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Patrick Reed looking for his Tiger Woods moment at the Masters

Dan Wetzel
Columnist

AUGUSTA, Ga. — When you play golf down the road from here for Augusta State University, there is a week each fall when you are invited over to Augusta National to play with a member. Patrick Reed, like all of his teammates, always loved that week; not just playing the famed track, but everything from getting to know the members to seeing the place in its quiet elegance.

Rounds would include college stuff, too, of course, like trying to recreate famous shots from the Masters.

“I think all of us tried that chip on 16,” Reed said, referencing Tiger Woods’ impossible slow roll for birdie en route to the 2005 Masters.

Reed always envisioned himself something of a Tiger Woods. He’s always been talented – he led Augusta State to two NCAA titles. He’s always been confident – he long ago declared himself a top-five player in the world despite little data to support the contention.

He boldly prefers to wear red on Sundays, like his idol Woods, even if he owns just five PGA Tour victories since turning pro in 2011 and has just one top-10 finish at a major to his name. Still, he sees himself stalking the field like Tiger. To have a green jacket slipped over that red shirt has been the dream forever.

“I don’t know how many times on putting greens I was like, ‘All right, this putt is to win the green jacket,’ ” Reed said.

Well, Patrick Reed could very well win the Masters this week, especially after his brilliant 6-under, 66 here on Friday that left him at 9-under for the tournament. He leads Marc Leishman by two strokes.

He won’t do it wearing red like Tiger Woods on Sunday, though.

Nike, which sponsors both Reed and Woods, has scripted out its color schemes so all of its golfers wear similar colors this week – Friday it was white.

Patrick Reed of the U.S. finishes the day on the 18th green during second round play of the 2018 Masters golf tournament at the Augusta National Golf Club. (REUTERS)

“They’re doing a new thing where all the players stay in the same kind of storyline,” Reed said.

Sunday calls for pink to mimic the azaleas of Augusta. Except for Tiger, of course. He’ll be in his traditional red, even if he is unlikely to be anything but an afterthought by then.

Tiger sits tied for 40th, at 4-over, a whopping 13 shots behind the 27-year-old he inspired. That’s the reality of Woods’ golfing life right now. It’s great to be back at age 42 and competing. The downside is staring up at a leaderboard full of young guns he inspired.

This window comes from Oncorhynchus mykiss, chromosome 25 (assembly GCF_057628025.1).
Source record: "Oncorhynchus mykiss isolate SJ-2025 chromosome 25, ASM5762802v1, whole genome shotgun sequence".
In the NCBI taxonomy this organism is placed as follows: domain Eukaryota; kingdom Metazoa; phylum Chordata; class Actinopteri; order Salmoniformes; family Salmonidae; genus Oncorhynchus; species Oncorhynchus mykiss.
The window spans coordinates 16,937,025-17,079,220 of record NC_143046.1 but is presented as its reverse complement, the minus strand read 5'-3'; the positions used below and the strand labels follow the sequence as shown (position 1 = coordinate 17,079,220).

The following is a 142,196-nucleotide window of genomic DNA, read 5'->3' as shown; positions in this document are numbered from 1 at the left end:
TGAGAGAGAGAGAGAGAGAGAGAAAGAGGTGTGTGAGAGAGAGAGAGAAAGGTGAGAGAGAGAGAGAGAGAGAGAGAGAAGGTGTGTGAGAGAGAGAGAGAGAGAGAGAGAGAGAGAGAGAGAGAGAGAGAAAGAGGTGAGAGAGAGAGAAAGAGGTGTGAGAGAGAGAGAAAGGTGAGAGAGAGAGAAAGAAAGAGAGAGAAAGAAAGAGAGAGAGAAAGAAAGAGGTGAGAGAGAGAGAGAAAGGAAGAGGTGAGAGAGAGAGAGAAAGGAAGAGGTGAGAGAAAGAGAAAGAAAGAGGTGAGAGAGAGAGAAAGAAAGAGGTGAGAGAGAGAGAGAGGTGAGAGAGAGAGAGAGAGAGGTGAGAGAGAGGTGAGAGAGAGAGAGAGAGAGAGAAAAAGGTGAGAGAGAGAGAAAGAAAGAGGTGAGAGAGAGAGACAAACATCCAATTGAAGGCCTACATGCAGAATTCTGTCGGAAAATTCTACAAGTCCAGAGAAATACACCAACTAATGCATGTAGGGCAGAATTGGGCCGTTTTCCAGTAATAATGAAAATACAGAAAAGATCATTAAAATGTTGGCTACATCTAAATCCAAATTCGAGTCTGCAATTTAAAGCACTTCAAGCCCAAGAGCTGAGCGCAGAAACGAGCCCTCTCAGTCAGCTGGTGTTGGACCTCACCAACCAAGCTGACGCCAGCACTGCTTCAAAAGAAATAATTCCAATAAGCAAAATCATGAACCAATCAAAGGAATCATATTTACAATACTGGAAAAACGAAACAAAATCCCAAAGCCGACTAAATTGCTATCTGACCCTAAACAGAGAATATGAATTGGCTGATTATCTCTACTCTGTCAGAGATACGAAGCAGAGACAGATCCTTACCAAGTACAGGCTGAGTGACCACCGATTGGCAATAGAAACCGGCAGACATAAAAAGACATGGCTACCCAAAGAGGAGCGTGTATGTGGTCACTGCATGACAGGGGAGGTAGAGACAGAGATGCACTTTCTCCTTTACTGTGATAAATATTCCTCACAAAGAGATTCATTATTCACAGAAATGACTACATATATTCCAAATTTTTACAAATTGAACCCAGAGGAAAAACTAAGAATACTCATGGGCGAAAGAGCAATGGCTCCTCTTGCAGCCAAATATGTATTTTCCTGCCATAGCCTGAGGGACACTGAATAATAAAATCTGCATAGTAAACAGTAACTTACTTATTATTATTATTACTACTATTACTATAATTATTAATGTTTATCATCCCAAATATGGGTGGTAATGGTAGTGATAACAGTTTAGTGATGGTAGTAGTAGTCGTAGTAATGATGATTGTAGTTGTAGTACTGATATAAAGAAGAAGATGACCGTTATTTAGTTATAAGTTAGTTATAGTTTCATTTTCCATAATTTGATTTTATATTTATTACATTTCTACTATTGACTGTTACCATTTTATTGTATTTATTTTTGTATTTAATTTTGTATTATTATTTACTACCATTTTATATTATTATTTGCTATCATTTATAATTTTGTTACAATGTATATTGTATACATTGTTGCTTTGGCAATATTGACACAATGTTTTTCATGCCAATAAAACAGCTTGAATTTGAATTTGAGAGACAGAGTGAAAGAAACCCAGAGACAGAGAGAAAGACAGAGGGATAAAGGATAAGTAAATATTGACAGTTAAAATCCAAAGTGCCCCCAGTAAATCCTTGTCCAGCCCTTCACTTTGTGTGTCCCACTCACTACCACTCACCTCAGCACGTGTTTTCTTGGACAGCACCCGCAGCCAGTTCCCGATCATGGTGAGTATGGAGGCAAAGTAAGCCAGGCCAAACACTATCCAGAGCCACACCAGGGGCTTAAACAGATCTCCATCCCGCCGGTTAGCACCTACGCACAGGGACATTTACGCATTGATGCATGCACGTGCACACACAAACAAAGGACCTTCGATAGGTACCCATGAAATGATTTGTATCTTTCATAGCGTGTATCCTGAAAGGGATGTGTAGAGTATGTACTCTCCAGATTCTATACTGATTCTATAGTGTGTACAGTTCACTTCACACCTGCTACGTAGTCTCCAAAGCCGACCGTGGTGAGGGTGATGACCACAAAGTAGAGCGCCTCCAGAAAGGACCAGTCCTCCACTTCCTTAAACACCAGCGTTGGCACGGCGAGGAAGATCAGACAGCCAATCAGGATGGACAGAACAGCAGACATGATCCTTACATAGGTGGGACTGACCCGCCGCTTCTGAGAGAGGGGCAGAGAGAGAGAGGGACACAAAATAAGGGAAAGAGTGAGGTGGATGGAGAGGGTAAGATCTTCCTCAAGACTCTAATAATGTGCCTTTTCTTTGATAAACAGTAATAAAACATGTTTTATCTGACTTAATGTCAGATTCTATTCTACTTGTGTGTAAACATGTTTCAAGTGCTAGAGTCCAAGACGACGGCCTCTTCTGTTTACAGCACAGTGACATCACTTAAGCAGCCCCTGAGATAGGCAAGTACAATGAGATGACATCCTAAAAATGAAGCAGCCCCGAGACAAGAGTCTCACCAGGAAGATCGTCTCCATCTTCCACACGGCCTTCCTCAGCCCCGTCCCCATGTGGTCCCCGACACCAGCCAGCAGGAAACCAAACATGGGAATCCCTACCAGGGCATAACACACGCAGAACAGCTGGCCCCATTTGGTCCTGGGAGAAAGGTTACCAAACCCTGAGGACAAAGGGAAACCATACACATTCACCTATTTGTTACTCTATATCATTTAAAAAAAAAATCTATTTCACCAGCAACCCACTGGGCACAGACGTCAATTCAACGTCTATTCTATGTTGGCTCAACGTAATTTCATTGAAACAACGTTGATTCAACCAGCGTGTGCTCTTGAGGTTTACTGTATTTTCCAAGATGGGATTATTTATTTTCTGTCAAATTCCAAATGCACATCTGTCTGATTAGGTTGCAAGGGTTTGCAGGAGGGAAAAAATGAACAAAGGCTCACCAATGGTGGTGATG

Tiger was all over the place on Friday, finding bushes, creeks and more trouble than he could handle. He was still talking wistfully about contending. “If I play a special weekend, shoot two rounds in the mid-60s, never know,” he said after Friday’s 75.

We probably know. So, deep down, does Tiger. He’s seen firsthand the field of talent around him – six of the world’s top 10 are tied for eighth or better (Reed is ranked 24th). Woods didn’t miss Reed’s fast-dropping score on the big boards around the course. Reed birdied three consecutive holes three separate times on Friday. For the tournament, which includes a 69 on Thursday, he’s birdied every par-5 and has 22 one-putts.

That 66 came on a windy, difficult day when just 16 golfers broke par and just seven broke 70.

“I looked at the board,” Tiger said. “Six‑under for the day under these conditions? That’s impressive. He’s playing great. We all know the kind of talent he is. Just a beautiful putter, just a great combo for this golf course.”

The thing for Reed has been putting his talent and his ambition together. Tiger always had that. Reed is learning it. He said the key to Friday was a birdie on the first hole, which was only possible because he listened to his wife who implored him to hit a 3-wood, not an impulsive driver there. Too often, Reed can get caught up in the moment or the crowd or his own mind. This time he settled and listened.

This is the game everyone always expected from him. Mostly, it’s what he thought he would do. This isn’t a guy who doesn’t just think he can win a major. He knows he can.

“If you don’t believe you can win them, then you probably shouldn’t be playing in them,” Reed said. “I believe that if I play the golf that I know how to play, that I can win majors.”

Playing that golf here just adds to the stakes. Everyone in the field here grew up watching and dreaming of Augusta National. He’s the only one who spent years in this town, spent those quiet fall afternoons knocking around it and trying old famous shots.

“It’s Augusta National,” Reed said. “I mean, this golf course is one of the best that we ever play. To be able to drive down Magnolia Lane and see just the perfect grass and really just the lush, green fairways, it’s basically golf’s heaven.”

On Friday night, he led the Masters. It’s something he always envisioned. It doesn’t mean it isn’t something special.

“It’s one of those things that all kids growing up think about, and to have the reality to be able to sit up here after Friday and having the lead in the tournament, it’s great,” Reed said. “But, you know, we’re only halfway. I’ve got a long way to go.”

He always considered himself a red-shirt-on-Sunday-afternoon kind of golfer. There’s a pink one scripted out instead. That’ll do for a guy who is finding himself and his game, and really only cares about the color of the jacket that might go over it.

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